The same scenario in the country that famously has no developed mass transportation system and even the poor has to rely on running a motorcar? Impossible, unless someone jump starts the subprime industry and start selling farm workers and housekeepers 40k $ Tesla loans. Do you happen to know any reliable rating agency that could help us do that? No, of course not, I thought so.

    • Wolf Richter says:

      Prof. Emeritus,

      The best-selling EV in China costs less than $5,000, made by GM’s joint venture in China.

      Teslas are luxury vehicles. If people want a basic EV, they can be built if there is demand, as there is in China.

      Americans like “big” and “luxury,” and so they tend not to buy bare-bones vehicles. This is the problem with ICE vehicles too. There have been many ICE econo boxes that were great little cars, and Americans refused to buy them. And automakers stopped offering them.

      • td says:

        The masses rely heavily on used vehicles selling for prices they can manage, and also tend to keep vehicles far longer than in the days of my youth. There are unlikely to be $5000 new EV’s, but there is a market for EV’s that sold for $25000 originally and sell for lesser prices some years later.

        I’m also confident that part of the required reduction in greenhouse gases will be achieved by reducing the material part of the economy and injecting a corresponding dose of poverty into the bottom 50% of the proletariat. I would expect considerably fewer vehicles of any kind to be on the road in 2040.

      • Captain Rogaine says:

        No Wolf. We can’t even buy an electric bicycle for $5,000. A mid range Zero motorcycle is almost $20k.

        • Wolf Richter says:

          Captain Rogaine,

          “We can’t even buy an electric bicycle for $5,000.”

          Nonsense. You can buy an “electric bicycle” for less than $500 in the US, and they go up to about $1,500, and then there are some high-end models for more. Learn how to google stuff.

          An electric Harley costs around $29k, just like an electric Porsche costs over $100k. These are luxury products. Just like you can buy a bicycle without motor that costs over $10k, but that’s a luxury product too, not basic transportation.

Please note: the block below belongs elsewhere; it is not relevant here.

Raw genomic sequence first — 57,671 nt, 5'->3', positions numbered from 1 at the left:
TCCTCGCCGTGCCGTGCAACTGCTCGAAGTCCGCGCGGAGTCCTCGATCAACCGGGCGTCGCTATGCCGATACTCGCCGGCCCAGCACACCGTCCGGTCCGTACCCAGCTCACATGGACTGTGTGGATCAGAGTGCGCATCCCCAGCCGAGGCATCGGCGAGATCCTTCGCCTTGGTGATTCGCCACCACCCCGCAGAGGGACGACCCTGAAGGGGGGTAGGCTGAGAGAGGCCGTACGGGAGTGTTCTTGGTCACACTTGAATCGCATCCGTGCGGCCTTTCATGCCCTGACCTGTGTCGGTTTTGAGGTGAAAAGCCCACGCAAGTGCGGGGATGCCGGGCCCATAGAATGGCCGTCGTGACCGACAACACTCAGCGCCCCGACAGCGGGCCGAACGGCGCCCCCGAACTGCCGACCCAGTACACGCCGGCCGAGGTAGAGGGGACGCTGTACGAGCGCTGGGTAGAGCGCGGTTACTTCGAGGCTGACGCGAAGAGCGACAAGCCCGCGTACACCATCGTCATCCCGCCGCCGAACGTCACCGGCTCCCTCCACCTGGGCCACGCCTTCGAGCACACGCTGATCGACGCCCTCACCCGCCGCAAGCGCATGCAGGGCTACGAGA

19. Joe Crews says:

    Government mandate to force people to adopt what they would not do on their own volition. Government knows best, citizens must fall in line.

  20. NoFreeLunch says:

    I would not own CA utilities now, as the government shifts blame to them for not being able to accomplish their impossible mandate. Everyone knows politics can overrule the laws of both economics and physics if companies will only do what they are told to do. I would not own utilities in neighboring states, as biased (bought) judges will order power delivered from them to CA as chaos ensues. Texas may have the right idea by physically not connecting the the grid in the rest of the country, so its capacity physically can’t be taken by some arbitrary order due to irresponsible policy decisions.

    • wkevinw says:

      PG&E has now been bankrupted twice by CA legislators and regulators. It’s a ridiculous situation. If they would just go back to the way it was regulated ~ 30-40 years ago, it would be fine.

      Now you have all these “deregulation” and environmental zealots that won’t let them run in any kind of reasonable way. Note that there isn’t really a way that a line industry/utility can possibly run without a significant amount of regulation. Again, it was done efficiently for decades already.